So why does he think his company's general policy to ban soldiers in uniform under less harrowing circumstances is okay? It's time we objected to every bar, shop, and hotel in this country (because this isn't an isolated incident) that tells our servicemen and women they're not welcome. What do they think soldiers in uniform are going to do to a bar that a civvie wouldn't? It's not 1940. We don't have brawling squaddies or sailors in every pub. Our service personnel are an endangered breed anyway, and nobody wears a uniform to go out and start a fight, for Chrissakes. Pissed-up, mouthy, violent civilian behaviour can be seen every Friday and Saturday night in most English towns and cities, though. Maybe bars should start banning anyone not in uniform.

But what kind of sorry excuse for a country accepts that attitude to soldiers and allows it to be legal? During the decades of Irish terror attacks on the UK mainland, service personnel couldn't wear their uniforms off base for security reasons, so we simply got used to not noticing our armed forces around us. They became invisible, just figures on the TV screen when some poor sod got killed in Northern Ireland, not real human beings like us but 2D images in the stream of infotainment. Now all too often we seem to want them to stay invisible, especially when it comes to paying for them.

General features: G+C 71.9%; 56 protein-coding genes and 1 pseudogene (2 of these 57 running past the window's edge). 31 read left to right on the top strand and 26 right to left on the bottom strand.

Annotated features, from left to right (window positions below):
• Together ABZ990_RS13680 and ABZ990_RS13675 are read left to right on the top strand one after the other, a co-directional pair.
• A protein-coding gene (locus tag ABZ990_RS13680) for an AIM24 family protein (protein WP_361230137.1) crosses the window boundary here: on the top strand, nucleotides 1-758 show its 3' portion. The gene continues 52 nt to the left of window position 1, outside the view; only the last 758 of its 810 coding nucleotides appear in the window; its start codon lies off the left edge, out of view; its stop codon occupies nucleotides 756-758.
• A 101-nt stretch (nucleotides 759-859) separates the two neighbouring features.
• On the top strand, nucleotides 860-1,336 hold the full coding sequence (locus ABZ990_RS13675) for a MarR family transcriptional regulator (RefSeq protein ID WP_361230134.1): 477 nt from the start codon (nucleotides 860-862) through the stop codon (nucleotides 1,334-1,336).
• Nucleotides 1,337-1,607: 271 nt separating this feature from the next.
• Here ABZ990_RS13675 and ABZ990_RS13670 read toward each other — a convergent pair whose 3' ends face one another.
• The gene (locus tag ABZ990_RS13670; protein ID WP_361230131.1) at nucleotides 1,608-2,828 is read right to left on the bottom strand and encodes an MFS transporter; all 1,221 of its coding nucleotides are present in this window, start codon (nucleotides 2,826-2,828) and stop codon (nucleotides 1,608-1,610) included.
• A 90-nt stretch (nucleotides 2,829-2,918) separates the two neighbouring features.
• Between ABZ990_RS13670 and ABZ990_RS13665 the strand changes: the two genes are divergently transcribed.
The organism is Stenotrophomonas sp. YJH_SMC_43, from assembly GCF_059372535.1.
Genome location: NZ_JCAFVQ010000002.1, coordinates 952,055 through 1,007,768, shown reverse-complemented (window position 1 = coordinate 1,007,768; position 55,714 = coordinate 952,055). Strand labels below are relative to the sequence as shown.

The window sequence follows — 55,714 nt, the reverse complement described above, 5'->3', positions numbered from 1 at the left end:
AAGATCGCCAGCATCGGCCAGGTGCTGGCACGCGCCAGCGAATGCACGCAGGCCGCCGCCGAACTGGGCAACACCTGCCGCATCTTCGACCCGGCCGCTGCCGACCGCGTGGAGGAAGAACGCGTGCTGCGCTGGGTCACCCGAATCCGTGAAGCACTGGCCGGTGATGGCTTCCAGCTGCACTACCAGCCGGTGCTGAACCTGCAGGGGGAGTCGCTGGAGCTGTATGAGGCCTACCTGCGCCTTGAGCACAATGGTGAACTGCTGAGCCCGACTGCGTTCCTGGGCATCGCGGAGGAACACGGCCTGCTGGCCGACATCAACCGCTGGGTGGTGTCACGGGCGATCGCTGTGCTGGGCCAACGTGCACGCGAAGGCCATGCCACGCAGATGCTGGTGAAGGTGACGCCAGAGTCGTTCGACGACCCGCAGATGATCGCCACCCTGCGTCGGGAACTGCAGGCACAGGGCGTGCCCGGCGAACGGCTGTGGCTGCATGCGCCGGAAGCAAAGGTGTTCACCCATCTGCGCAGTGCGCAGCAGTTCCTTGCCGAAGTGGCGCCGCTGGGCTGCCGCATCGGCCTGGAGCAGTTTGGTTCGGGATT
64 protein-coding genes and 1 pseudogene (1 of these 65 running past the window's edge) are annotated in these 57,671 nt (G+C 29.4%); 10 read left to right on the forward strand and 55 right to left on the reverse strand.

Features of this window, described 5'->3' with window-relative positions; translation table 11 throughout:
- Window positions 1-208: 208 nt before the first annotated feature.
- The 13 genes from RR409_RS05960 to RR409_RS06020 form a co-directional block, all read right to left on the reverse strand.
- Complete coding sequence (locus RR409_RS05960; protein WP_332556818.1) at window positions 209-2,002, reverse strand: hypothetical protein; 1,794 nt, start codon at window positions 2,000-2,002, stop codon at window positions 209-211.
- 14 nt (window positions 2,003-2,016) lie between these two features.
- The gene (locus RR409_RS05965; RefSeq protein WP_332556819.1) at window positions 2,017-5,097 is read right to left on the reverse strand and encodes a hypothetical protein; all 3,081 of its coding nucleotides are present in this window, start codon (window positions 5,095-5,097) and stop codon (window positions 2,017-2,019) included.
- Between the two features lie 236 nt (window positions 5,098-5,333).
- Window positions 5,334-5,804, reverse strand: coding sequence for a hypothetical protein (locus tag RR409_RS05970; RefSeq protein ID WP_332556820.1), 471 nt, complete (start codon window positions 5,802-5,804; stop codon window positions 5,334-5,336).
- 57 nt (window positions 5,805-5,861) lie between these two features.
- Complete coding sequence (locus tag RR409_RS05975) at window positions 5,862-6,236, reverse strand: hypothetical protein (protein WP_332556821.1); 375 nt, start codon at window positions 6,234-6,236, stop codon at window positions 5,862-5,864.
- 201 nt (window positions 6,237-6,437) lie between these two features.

One thing that strikes me about the US whenever I visit is that I see soldiers walking around at airports and in malls, rightly proud of their uniform and clearly respected by the civilian population. Over here, a soldier in uniform walking through the supermarket or filling his car at the petrol station is a rare sight even where I live, which is in the heart of Army country. No wonder successive governments have got away with slashing the defence budget, squandering what's left, and generally betraying the military covenant without too much objection from the public. It's all invisible.